For city-dwellers, the prospect of getting caught in a downpour in the countryside, far from the nearest shelter, can be daunting. For me it was a memorable experience.
It was a bright, sunny morning when I went for a walk in the forest. The air was crystal clear and the trees vibrant with Borsha's green. The azure sky had no hint of clouds. I grabbed my camera and pocketed its plastic protective bag. Checking the sky I decided against an umbrella.
After I had walked for half an hour, lost in taking pictures of the trees and the birds, I noticed the cloud. It had showed up suddenly on the southeastern corner of the sky. At first it was a white puff, but in minutes it darkened, grew, and started rolling in from the horizon. The warm morning breeze turned noticeably cooler and stronger.
I kept hoping that the wind would keep blowing. Then the clouds might pass by without rain. But the wind suddenly stopped. The sweet warbles of the Bulbulis and the strident squawks of the Fingeys went silent. The Earth seemed to take a deep breath and hold it, waiting for the rain.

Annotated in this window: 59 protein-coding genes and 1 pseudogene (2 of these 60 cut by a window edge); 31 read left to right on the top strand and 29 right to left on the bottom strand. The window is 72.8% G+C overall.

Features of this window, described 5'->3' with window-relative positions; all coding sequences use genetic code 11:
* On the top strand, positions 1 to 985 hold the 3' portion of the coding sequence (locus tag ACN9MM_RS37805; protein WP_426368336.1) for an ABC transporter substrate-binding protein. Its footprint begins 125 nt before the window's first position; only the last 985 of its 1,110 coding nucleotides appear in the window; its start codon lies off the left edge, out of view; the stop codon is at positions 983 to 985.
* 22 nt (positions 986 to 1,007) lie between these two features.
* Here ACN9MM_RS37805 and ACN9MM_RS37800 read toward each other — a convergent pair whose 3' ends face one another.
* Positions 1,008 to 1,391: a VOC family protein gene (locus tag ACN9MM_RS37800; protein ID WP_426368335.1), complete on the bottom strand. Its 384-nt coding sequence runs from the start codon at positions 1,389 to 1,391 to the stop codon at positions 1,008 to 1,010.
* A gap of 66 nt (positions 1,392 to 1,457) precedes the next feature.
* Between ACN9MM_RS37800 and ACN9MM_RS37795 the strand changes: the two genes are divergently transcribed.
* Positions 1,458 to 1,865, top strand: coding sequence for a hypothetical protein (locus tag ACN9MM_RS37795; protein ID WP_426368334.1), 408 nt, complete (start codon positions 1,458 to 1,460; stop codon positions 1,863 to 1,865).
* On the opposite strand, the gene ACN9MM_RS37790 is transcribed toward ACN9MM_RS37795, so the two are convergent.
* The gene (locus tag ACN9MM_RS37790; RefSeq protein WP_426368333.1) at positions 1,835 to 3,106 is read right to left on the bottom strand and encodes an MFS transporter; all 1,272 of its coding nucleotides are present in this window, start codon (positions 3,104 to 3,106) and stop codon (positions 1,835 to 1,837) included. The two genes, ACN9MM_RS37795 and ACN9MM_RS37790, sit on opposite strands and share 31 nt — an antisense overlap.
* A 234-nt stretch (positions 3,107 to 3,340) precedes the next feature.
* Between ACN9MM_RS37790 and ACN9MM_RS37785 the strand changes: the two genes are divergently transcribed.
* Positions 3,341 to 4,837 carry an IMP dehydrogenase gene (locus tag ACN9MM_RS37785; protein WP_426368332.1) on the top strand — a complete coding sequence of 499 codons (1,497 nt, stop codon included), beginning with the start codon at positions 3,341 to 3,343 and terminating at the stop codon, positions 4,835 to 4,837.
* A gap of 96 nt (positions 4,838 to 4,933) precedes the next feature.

When you are out in the open, you feel the rain before you hear it. But I was inside a grove of trees, so I heard the rain first. The sound of water hitting the leaves grew louder until it became a roar. Then the torrent broke through the cover of the leaves and drenched me. Luckily my camera remained dry inside the bag.
The rain brought celebration among the frogs. They hopped around needlessly. The leeches which had been lying dormant in among the grass now came alive. Some climbed on cows to suck their blood. I pulled away a few from my legs before they had a chance to puncture my skin.
But the birds did not enjoy the rain at all. They were all gone, probably busy sheltering their young in their nest. An owl perched on a jackfruit branch shivering miserably.
A few workers had been clearing weeds among the trees. They huddled together in the rain and brought out some food from their gamcha-wrapped tins. Two of them ran off with a da, returning shortly with three large banana leaves. Under these they took shelter as they ate their morning meal.
In the fields the farm workers had no break. Wearing their large hats to protect their heads, they shooed the cows this way and that to plough the land. On a nearby field, others transplanted newly sprouted rice seedlings, sowing them in a regular pattern on a freshly ploughed land. Losing time because of rain would cost them dearly.
The rain lasted only fifteen minutes. The skies cleared and returned to azure and sunlight cut through the trees. The leaves glistened and the earth gave off the smell of life. But in that short time while it lasted, that rain transported me to a very different world.